According to the Federal Government, employers who provide indecent working conditions that violate national and international labour regulations will face consequences.
This was said by Mr. Simon Lalong, the Minister of Labour and Employment, on Friday in Abuja during the launch of the Decent Work Country Programme III (2023–2027).
The DWCP was established with the goals of advancing employment, defending rights at work, expanding social security, and fostering social discourse.
The International Labour Organisation and the Federal Ministry of Labour and Employment worked together to organise the programme.
According to Lalong, the lack of decent work has persisted across the economy since well-paying occupations with social safety benefits are the exception rather than the rule. Informal employment has also become the norm.
He claims that employees in the unorganised sector of the economy are subjected to hazardous working conditions, low pay, lengthy workdays, low rates of unionisation, and bad working conditions.
“As well as the absence of efficient employment and job creation opportunities and conditions of underemployment, among others.
“Government is aware of the activities of some of these employers, who, due to the pursuit of profit, disregard the extant labour laws.
“This creates work environments that frustrate the attainment of decent work for employers or employees because of the quest for profit.
“Many workers are exploited and make work in very indecent and intolerable conditions, which negate all local and international labour laws.
“Hence, we shall not fail to sanction such organisations and ensure that the rights and privileges of Nigerian workers are protected,” he said.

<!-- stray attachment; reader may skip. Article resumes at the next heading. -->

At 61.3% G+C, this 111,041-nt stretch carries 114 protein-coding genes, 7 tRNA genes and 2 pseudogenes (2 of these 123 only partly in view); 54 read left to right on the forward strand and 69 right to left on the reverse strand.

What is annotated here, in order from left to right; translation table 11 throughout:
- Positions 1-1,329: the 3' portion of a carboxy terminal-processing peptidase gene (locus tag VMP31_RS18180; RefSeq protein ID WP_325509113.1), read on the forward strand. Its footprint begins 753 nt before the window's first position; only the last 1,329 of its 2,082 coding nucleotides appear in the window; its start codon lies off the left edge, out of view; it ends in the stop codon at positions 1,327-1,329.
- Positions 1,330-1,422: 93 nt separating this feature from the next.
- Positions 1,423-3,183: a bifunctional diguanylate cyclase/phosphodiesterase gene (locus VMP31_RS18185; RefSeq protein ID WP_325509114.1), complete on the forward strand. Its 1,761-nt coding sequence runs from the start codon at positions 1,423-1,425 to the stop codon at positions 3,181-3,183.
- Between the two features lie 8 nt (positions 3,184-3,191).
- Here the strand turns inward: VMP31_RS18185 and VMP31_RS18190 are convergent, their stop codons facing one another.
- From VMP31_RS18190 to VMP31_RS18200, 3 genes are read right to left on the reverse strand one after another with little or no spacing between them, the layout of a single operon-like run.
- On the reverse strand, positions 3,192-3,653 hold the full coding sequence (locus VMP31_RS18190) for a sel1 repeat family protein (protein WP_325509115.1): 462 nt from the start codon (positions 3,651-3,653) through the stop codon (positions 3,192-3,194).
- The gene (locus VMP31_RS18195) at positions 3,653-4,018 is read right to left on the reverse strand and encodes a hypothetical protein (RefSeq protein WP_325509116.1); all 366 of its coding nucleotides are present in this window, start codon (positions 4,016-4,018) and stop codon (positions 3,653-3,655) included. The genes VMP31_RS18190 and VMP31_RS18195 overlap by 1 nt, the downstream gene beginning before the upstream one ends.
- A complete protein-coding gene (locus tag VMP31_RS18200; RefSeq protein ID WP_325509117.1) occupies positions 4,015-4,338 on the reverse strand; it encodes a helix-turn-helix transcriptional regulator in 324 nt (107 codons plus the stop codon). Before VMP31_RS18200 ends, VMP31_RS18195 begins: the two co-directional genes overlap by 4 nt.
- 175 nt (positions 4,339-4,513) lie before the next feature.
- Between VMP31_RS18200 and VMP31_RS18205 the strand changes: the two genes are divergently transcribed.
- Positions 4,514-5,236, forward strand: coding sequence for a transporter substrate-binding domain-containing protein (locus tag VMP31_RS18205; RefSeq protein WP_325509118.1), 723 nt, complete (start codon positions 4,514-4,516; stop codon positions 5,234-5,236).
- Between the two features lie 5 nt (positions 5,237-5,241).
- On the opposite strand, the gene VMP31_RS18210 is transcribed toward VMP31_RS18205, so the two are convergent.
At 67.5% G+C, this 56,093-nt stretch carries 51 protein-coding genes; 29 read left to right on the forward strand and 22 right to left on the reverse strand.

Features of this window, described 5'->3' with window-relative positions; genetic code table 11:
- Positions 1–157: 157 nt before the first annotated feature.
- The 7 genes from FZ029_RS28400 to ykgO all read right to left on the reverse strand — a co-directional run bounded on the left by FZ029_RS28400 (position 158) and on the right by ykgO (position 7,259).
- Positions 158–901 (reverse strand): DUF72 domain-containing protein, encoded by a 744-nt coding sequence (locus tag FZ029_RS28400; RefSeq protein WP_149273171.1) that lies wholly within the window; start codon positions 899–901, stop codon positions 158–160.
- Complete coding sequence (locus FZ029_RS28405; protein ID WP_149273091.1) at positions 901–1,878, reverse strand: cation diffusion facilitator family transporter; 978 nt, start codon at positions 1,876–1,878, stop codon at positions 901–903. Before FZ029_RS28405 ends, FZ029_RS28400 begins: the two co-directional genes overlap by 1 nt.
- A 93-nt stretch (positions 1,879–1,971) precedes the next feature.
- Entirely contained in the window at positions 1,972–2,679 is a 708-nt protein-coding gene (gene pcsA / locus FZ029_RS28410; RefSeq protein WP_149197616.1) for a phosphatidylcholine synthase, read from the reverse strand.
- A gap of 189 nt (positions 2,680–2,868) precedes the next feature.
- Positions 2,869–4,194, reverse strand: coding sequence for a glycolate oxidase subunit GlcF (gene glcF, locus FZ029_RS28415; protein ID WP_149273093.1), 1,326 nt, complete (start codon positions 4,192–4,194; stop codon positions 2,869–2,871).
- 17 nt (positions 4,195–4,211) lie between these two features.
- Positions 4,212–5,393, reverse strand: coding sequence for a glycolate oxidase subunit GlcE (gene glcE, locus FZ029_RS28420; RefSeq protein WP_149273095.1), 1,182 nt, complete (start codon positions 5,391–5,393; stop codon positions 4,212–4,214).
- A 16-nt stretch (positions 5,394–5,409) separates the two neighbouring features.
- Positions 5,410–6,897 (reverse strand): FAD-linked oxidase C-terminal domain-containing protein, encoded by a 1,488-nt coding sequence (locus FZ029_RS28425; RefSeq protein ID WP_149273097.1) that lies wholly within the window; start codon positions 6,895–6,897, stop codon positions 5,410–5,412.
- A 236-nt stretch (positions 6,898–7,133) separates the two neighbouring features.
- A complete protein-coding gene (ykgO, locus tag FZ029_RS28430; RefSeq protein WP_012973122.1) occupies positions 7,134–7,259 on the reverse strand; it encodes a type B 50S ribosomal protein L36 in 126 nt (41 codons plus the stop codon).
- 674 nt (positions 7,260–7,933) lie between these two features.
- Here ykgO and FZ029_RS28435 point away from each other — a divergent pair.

He declared that he had given the ministry’s Inspectorate Department instructions to take accountability and guarantee that all decent labour laws are followed nationwide.
“I will be involving pertinent government agencies to make sure that these entities are fully made to face the rod of the law,” declared the minister.
According to Lalong, the implementation of the Decent Work Country Programme would guarantee the productivity of both new and existing jobs in the public and private sectors.
“It would also provide opportunities for career progression to deliver a fair income and social security for the family.
“It will ensure that the tenets of decent work are mainstreamed into all Employment Generation activities,” he said.
Speaking as well, Dr. Vanessa Phala, the ILO Country Director for Nigeria, said that the social partners were involved in a thorough, inclusive, and consultative process that went into creating the DWCP.
He claims that the ILO carried out a diagnostic investigation on Nigeria’s decent work situation in 2021 and received accurate data on the current state of affairs.
According to her, a number of proposals were made to address Nigeria’s lack of good work.
The DWCP paper, according to Phala, will be a tool for tackling the social and economic issues facing the nation.
“It will ensure job-rich, inclusive, and sustainable growth.
“It is also an instrument that the government and social partners can use to mobilise resources needed to address productive employment and decent work,” she said.
Mr Matthias Schmale, UN Resident Coordinator, said that Nigeria was lagging far behind in achieving the Sustainable Development Goals.
“Sadly, Nigeria is seen as the biggest in the African continent, if not by whole.
“We must really work very hard together to ensure that Nigeria, like everyone else, catches up in achieving the Sustainable Development Goals.
“If Nigeria can achieve the SDGs, the implementation of DWCP would be a thing of the past,” he said.
Schmale said that the UN would continue to offer the Nigerian government a series of transformative initiatives to help accelerate the SDG achievement.